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Finally, and most disappointingly, was eventual winner of the night, THE BRIDE. After wasting several dollars voting on Freddy, the author was a little upset at having to spend 90 minutes with barefooted bore Sting as a sensitive Dr. Frankenstein.

Not to worry, as the main event was unquestionably the premiere of THE RETURN OF THE LIVING DEAD. In this populist zombie parading, WALKING DEAD-era, it’s easy to forget that this film once delivered a cherry Doc Martin kick to the nuts. A steely punk ethos, geysers of gore, rocking soundtrack, wicked sense of humour and slavering adherence to the rules of George Romero’s original NIGHT OF THE LIVING DEAD made it the talk of the hardened playground set.

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Rounding out the evening was a pair of Psychotronic hangovers, BLOOD ON SATAN’S CLAW and THE BEAST IN THE CELLAR. At 2:30 AM, a nightcap in the form of spooky Canuxpoitation classic THE MARK OF CAIN (1986) was served chilled and it was definitely time for bed (unless you needed a morning diesel run in which case John Sayles’ BROTHER FROM ANOTHER PLANET was just the ticket).

While most of these titles are now but a mere click away from our fingertips, it remains nigh impossible to recreate the sort of fevered anticipation First Choice*Superchannel crafted in the lead-up to Halloween night in 1986.

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HAPPY HALLOWEEN!

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Retrontario’s Cable TV Throwback: July 1985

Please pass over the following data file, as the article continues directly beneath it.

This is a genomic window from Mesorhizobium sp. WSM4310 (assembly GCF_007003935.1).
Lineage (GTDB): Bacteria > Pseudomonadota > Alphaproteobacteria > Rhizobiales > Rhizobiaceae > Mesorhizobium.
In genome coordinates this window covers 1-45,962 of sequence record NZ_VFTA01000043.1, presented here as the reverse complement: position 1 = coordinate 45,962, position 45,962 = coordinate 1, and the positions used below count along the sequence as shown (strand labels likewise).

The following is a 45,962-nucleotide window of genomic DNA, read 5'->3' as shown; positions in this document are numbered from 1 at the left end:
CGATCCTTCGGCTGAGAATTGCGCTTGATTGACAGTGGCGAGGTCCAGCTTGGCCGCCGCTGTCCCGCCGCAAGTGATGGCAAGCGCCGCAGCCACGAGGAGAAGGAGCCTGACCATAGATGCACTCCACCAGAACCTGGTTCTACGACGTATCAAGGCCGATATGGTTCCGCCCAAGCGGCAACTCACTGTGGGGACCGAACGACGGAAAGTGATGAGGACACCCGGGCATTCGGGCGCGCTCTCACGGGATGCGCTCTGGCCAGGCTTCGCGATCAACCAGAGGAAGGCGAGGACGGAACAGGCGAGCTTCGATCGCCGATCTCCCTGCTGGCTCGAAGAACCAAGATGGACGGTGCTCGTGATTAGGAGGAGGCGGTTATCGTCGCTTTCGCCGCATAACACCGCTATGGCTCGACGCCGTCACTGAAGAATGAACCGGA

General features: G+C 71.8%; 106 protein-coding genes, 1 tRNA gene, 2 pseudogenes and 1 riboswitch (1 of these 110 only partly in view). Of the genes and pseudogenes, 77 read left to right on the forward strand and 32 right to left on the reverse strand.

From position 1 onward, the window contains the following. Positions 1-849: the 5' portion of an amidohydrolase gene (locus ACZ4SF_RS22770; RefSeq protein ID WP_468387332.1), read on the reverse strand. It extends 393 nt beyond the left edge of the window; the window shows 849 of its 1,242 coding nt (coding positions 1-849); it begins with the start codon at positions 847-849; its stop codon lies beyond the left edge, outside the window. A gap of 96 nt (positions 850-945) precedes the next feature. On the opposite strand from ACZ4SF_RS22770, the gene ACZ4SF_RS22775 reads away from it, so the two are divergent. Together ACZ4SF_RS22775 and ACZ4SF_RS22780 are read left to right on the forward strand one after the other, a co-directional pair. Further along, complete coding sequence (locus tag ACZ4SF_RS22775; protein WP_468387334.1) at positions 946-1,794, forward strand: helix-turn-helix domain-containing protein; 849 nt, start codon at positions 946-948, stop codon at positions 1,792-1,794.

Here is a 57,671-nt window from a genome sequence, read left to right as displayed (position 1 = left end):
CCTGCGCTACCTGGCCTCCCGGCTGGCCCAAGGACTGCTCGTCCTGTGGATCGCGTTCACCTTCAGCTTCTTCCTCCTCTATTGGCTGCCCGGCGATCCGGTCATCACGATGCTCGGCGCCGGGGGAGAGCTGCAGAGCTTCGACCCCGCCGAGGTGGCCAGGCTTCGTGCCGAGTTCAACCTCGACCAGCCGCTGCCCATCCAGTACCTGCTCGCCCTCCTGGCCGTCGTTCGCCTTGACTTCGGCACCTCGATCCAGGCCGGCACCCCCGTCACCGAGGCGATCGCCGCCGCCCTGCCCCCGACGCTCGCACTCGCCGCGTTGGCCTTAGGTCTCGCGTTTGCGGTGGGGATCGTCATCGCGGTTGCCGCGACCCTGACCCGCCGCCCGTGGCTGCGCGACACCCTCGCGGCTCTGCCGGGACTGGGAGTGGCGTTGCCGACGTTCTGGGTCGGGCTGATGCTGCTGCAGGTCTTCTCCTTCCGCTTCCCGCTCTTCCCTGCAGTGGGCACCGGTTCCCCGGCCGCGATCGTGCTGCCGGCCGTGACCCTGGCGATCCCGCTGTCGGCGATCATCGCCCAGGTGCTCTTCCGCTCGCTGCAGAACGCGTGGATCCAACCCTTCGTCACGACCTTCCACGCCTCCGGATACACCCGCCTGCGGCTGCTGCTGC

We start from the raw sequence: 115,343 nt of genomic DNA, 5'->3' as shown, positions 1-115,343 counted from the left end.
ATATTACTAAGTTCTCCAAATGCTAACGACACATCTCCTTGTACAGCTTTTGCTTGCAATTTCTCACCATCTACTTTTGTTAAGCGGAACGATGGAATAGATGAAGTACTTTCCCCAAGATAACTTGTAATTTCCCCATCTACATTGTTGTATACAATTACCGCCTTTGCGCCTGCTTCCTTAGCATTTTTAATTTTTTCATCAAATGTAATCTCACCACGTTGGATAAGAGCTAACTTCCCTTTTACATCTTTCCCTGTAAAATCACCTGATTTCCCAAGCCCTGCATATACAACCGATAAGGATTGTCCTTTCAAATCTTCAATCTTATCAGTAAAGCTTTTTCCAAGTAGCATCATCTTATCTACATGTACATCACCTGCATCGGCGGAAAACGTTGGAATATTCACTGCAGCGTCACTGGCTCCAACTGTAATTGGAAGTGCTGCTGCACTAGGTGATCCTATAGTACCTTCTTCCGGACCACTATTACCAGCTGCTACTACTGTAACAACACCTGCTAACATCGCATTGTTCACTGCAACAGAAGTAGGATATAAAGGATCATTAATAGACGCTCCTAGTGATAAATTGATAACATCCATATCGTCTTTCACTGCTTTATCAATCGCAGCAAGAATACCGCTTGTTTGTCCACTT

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We’re pleased to present another look back at Canadian movies on TV by our friends at Retrontario.

Canada’s canary into the Pay TV coal mine was a riveting pop culture jolt when it arrived in early 1983. Competing services FIRST CHOICE and SUPERCHANNEL were forced to combine resources just over one year later as FIRST CHOICE*SUPERCHANNEL, now fondly remembered as the era’s primary delivery system for big ticket Hollywood titles, rare-as-hen’s teeth Can-con, and boobies. Here’s a taste of some of the more exciting moments this $15 per month service offered to content starved ‘80s eyeballs.

JULY 1985

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One of FIRST CHOICE*SUPERCHANNEL‘s most illustrious programming stunts was the multinational co-production “interactive” mystery MURDER IN SPACE, shot in Toronto on a shoestring budget and starring an array of cult stars like Wilford Brimley, Martin Balsam, Nerene “TODAY’S SPECIAL” Virgin, and David Cronenberg players such as Michael Ironside, Peter Dvorsky and Barry Flatman.

Airing in July of 1985, MURDER IN SPACE was a 90-minute thriller which invited viewers to solve the open ended mystery of whodunit, with the added incentive of $60,000 in cash and prizes (including a flight for two to London, a trip on the Orient Express from London to Venice, accommodation and return airfare courtesy of Wardair – remember them?).

Set on the international space ship Conestoga returning to Earth after a successful exploration of Mars, MURDER IN SPACE pit Michael Ironside’s gruff Captain Neal R. Braddock against his crew, with several murders, ’80s Cold War tensions, lots of suggested sex, and BATTLESTAR GALACTICA stock footage interrupting what should have been a smooth trip home.

FIRST CHOICE*SUPERCHANNEL promoted MURDER IN SPACE to the hilt throughout the month, airing numerous interstitials featuring “bonus” interviews with the crew of the Conestoga ostensibly offering up more clues as to who was the murderer.

PRIMETIME magazine, the FIRST CHOICE*SUPERCHANNEL program guide, featured a pull-out entry form which allowed viewers to identify the four murdered characters, their nationalities and, bizarrely, “how murdered?”. It then asked the ultimate question – “Who Committed the Murderers?”

ENTRY FORM